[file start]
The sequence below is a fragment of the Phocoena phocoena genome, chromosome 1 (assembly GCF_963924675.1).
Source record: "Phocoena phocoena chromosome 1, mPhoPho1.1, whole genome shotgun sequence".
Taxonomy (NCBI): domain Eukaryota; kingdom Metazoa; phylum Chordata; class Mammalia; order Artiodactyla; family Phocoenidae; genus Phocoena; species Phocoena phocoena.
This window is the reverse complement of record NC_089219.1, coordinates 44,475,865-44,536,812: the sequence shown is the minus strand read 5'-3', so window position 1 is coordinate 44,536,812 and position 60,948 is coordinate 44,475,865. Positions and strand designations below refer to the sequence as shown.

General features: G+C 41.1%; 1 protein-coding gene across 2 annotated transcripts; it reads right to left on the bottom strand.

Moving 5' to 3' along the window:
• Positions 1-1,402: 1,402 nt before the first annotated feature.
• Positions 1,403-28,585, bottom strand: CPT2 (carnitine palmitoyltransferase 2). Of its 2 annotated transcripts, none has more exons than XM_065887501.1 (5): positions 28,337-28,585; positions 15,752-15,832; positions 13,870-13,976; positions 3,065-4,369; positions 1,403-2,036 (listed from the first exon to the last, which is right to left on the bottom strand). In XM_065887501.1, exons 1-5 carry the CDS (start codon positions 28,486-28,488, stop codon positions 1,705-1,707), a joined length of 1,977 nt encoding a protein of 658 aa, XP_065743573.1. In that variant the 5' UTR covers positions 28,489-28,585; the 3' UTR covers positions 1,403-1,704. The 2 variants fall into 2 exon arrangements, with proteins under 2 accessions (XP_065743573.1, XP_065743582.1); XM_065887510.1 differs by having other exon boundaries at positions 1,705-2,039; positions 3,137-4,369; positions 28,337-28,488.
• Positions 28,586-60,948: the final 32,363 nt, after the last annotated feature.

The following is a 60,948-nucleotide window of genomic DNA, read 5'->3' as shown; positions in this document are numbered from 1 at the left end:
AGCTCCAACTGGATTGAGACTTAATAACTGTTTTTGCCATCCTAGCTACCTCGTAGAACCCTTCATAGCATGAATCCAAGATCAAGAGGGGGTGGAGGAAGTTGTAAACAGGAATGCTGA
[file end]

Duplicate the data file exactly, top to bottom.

The sequence below is a fragment of the Phocoena phocoena genome, chromosome 1 (assembly GCF_963924675.1).
Source record: "Phocoena phocoena chromosome 1, mPhoPho1.1, whole genome shotgun sequence".
Taxonomy (NCBI): domain Eukaryota; kingdom Metazoa; phylum Chordata; class Mammalia; order Artiodactyla; family Phocoenidae; genus Phocoena; species Phocoena phocoena.
This window is the reverse complement of record NC_089219.1, coordinates 44,475,865-44,536,812: the sequence shown is the minus strand read 5'-3', so window position 1 is coordinate 44,536,812 and position 60,948 is coordinate 44,475,865. Positions and strand designations below refer to the sequence as shown.

General features: G+C 41.1%; 1 protein-coding gene across 2 annotated transcripts; it reads right to left on the bottom strand.

Moving 5' to 3' along the window:
• Positions 1-1,402: 1,402 nt before the first annotated feature.
• Positions 1,403-28,585, bottom strand: CPT2 (carnitine palmitoyltransferase 2). Of its 2 annotated transcripts, none has more exons than XM_065887501.1 (5): positions 28,337-28,585; positions 15,752-15,832; positions 13,870-13,976; positions 3,065-4,369; positions 1,403-2,036 (listed from the first exon to the last, which is right to left on the bottom strand). In XM_065887501.1, exons 1-5 carry the CDS (start codon positions 28,486-28,488, stop codon positions 1,705-1,707), a joined length of 1,977 nt encoding a protein of 658 aa, XP_065743573.1. In that variant the 5' UTR covers positions 28,489-28,585; the 3' UTR covers positions 1,403-1,704. The 2 variants fall into 2 exon arrangements, with proteins under 2 accessions (XP_065743573.1, XP_065743582.1); XM_065887510.1 differs by having other exon boundaries at positions 1,705-2,039; positions 3,137-4,369; positions 28,337-28,488.
• Positions 28,586-60,948: the final 32,363 nt, after the last annotated feature.

The following is a 60,948-nucleotide window of genomic DNA, read 5'->3' as shown; positions in this document are numbered from 1 at the left end:
AGCTCCAACTGGATTGAGACTTAATAACTGTTTTTGCCATCCTAGCTACCTCGTAGAACCCTTCATAGCATGAATCCAAGATCAAGAGGGGGTGGAGGAAGTTGTAAACAGGAATGCTGA